The COVID-19 crisis has dramatically affected organisations across every industry. It has become clear that business survival in such unprecedented times is dependent on adapting to a new future where everything is digital.
This transition to digital-first is driven by three fundamental areas: operating remotely and securely; increasing operational efficiency and reducing costs; and protecting or salvaging revenue. A successful outcome for each area relies on managing digital identities effectively and securely.
Identity management, or becoming identity-centric, is a fundamental starting point in the process to become what many CEOs are describing as “digital to the core”.
Securing remote operations
Every company has had to move rapidly to keep operations running remotely. Even the simplest business processes now need to be digital, which has had a major impact on employees, customers, partners and suppliers, and led to a wave of new security challenges.
Under normal circumstances, employees would be managed by workforce Identity and Access Management (IAM). Yet, with remote working as the new norm, internal users (employees) start to behave like external users (partners, contractors, or customers). For the first time, employees do not have easy access to IT help desks or the security of the office. Their privileged access rights to sensitive resources need to be made available through the public Internet.
Remote working has meant cyberattacks are dramatically increasing. As one example, hackers have launched a new range of phishing attacks which attempt to steal the credentials of Cisco Webex users through fake certificate error warnings. 47% of security professionals have been redeployed from their frontline security duties to assist with other aspects of IT, compounding the issue of risk.
Additionally, with physical stores and face to face services now out of bounds, customers require a digital experience for every interaction. More accounts are being registered than ever before, and where users have old accounts, they will be revisited, often requiring a reset of old identity credentials – creating another opportunity for attackers.
When it comes to partners and suppliers, to keep supply chains functioning, services need to be available remotely. As an increasingly attractive target to hackers, supply chains will continue to be under threat as they are further digitised.
Increasing efficiency and controlling costs
Revenue growth is currently a common challenge, so many businesses are protecting their bottom line through other measures, like controlling costs and increasing operational efficiency. Remote working, however, has generated challenges around support desks and admin processes.
By automating manual workflows, companies can gain productivity or cost efficiencies. The current acceleration to digital has provided a unique opportunity for organisations looking to automate existing workflows.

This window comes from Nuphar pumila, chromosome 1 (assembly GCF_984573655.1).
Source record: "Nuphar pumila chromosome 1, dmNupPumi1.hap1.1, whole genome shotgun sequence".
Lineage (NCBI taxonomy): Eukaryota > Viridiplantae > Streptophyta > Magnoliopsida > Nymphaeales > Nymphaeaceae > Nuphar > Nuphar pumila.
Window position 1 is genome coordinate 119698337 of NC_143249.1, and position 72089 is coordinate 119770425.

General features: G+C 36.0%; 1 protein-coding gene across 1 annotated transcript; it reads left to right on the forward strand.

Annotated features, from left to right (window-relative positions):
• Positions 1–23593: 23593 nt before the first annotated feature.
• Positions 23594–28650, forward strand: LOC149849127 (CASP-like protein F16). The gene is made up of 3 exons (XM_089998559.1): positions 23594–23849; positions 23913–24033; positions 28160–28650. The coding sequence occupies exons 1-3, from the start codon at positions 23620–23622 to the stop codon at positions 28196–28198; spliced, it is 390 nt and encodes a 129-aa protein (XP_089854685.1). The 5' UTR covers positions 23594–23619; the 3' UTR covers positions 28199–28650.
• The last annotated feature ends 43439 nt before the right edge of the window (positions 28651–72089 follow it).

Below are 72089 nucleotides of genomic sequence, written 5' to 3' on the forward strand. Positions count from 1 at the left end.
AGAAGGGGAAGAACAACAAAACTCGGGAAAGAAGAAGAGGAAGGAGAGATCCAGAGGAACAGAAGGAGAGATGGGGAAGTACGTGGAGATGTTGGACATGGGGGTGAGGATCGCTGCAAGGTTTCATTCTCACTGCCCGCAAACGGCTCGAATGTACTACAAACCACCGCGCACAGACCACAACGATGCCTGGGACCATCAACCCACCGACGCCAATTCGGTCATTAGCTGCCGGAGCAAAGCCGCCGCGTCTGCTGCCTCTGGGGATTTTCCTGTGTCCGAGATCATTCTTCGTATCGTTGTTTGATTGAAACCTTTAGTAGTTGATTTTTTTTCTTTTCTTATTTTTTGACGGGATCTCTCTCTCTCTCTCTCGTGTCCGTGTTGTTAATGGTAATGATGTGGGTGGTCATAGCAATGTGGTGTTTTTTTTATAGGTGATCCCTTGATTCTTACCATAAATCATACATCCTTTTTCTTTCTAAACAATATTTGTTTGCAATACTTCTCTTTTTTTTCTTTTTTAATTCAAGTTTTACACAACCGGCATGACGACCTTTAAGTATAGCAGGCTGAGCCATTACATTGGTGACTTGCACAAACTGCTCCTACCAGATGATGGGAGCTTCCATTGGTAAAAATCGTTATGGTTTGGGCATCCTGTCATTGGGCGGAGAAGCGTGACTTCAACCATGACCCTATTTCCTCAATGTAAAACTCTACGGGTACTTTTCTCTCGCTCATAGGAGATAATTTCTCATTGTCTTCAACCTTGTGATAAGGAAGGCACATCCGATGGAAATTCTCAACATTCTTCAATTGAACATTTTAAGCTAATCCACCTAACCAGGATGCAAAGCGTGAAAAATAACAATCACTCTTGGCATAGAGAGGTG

Optimising experience to protect revenue
User experience will also play a key role for businesses aiming to gain a competitive advantage while transitioning towards digital-first offerings.
With digital services now accelerating across every industry, customer expectations are on the rise. They expect user-friendly, streamlined and efficient services when using apps – and if businesses fail to match these demands, customers can easily turns to a company’s competitors.
Ultimately, if businesses wish to retain and engage with existing customers, while also attracting new customers, providing a seamless and safe user experience is vital.
The critical role of identity
The blurring lines between internal and external users has rendered many legacy IAM systems for internal users unsuitable. Businesses have had to reassess current identity management practices and turn to modern Customer IAM (CIAM) solutions instead.
Single Sign-On (SSO), designed for external user (remote employees and customers) usage, is a good example of a CIAM capability that offers important value to a digital-first, identity-centric enterprise. As new services launch, it allows users to use a single set of identity credentials and one digital identity as they move through connected services. With fewer credentials to manage, it decreases the risk of compromise and lowers the costs for the support desk.
Multi-Factor Authentication (MFA) is another good example of how the CIAM approach differs from the legacy IAM approach. Whereas office workers have little choice and have IT helpdesk support to deal with clunky MFA devices, external users need simple, difficult-to-lose MFA solutions, including phone-based apps and passwordless login.
Lastly, CIAM solutions help reduce OPEX costs and deliver a ROI. With self-service identity management embedded into every function, CIAM decreases manual workloads. Moreover, as our culture shifts and we look to reduce face-to-face interactions, digital alternatives must replace traditional ways to validate an identity or delegate authority to third parties, which CIAM can also provide.
Digital to the core
During this time, businesses everywhere should not just be looking to optimise operations in response to the pandemic, but laying the foundation of a digital-first enterprise. Ultimately, getting digital identity right during COVID-19 will not only ensure business continuity, but also set businesses up for success long into the future.
Author: Simon Wood, CEO of Ubisecure